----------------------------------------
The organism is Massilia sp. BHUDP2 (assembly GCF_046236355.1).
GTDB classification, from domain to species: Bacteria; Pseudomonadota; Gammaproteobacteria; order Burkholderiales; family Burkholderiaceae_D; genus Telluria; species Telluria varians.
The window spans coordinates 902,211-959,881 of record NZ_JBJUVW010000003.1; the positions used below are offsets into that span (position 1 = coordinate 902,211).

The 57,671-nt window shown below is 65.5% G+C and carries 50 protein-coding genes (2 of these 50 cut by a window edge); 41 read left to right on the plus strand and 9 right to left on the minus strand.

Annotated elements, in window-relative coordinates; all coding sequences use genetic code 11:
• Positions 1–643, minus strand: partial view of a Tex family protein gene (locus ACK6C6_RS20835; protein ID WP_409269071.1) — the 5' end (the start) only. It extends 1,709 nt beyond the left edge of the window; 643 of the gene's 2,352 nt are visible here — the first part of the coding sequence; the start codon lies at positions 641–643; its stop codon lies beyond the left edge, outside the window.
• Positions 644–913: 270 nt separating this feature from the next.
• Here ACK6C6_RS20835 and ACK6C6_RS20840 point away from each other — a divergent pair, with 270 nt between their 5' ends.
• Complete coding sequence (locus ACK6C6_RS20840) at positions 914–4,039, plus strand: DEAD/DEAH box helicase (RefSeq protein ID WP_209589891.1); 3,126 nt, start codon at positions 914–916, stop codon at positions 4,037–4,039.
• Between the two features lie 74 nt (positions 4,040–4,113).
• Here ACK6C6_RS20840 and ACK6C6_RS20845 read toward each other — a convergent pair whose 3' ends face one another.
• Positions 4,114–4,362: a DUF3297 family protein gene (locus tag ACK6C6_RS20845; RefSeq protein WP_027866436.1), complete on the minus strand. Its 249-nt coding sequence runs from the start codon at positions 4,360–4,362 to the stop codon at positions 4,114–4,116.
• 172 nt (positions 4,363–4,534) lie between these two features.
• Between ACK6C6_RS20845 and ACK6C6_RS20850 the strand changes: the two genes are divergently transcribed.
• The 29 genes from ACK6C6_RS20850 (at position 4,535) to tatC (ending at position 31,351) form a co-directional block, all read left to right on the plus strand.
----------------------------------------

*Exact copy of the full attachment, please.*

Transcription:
The organism is Massilia sp. BHUDP2 (assembly GCF_046236355.1).
GTDB classification, from domain to species: Bacteria; Pseudomonadota; Gammaproteobacteria; order Burkholderiales; family Burkholderiaceae_D; genus Telluria; species Telluria varians.
The window spans coordinates 902,211-959,881 of record NZ_JBJUVW010000003.1; the positions used below are offsets into that span (position 1 = coordinate 902,211).

The 57,671-nt window shown below is 65.5% G+C and carries 50 protein-coding genes (2 of these 50 cut by a window edge); 41 read left to right on the plus strand and 9 right to left on the minus strand.

Annotated elements, in window-relative coordinates; all coding sequences use genetic code 11:
• Positions 1–643, minus strand: partial view of a Tex family protein gene (locus ACK6C6_RS20835; protein ID WP_409269071.1) — the 5' end (the start) only. It extends 1,709 nt beyond the left edge of the window; 643 of the gene's 2,352 nt are visible here — the first part of the coding sequence; the start codon lies at positions 641–643; its stop codon lies beyond the left edge, outside the window.
• Positions 644–913: 270 nt separating this feature from the next.
• Here ACK6C6_RS20835 and ACK6C6_RS20840 point away from each other — a divergent pair, with 270 nt between their 5' ends.
• Complete coding sequence (locus ACK6C6_RS20840) at positions 914–4,039, plus strand: DEAD/DEAH box helicase (RefSeq protein ID WP_209589891.1); 3,126 nt, start codon at positions 914–916, stop codon at positions 4,037–4,039.
• Between the two features lie 74 nt (positions 4,040–4,113).
• Here ACK6C6_RS20840 and ACK6C6_RS20845 read toward each other — a convergent pair whose 3' ends face one another.
• Positions 4,114–4,362: a DUF3297 family protein gene (locus tag ACK6C6_RS20845; RefSeq protein WP_027866436.1), complete on the minus strand. Its 249-nt coding sequence runs from the start codon at positions 4,360–4,362 to the stop codon at positions 4,114–4,116.
• 172 nt (positions 4,363–4,534) lie between these two features.
• Between ACK6C6_RS20845 and ACK6C6_RS20850 the strand changes: the two genes are divergently transcribed.
• The 29 genes from ACK6C6_RS20850 (at position 4,535) to tatC (ending at position 31,351) form a co-directional block, all read left to right on the plus strand.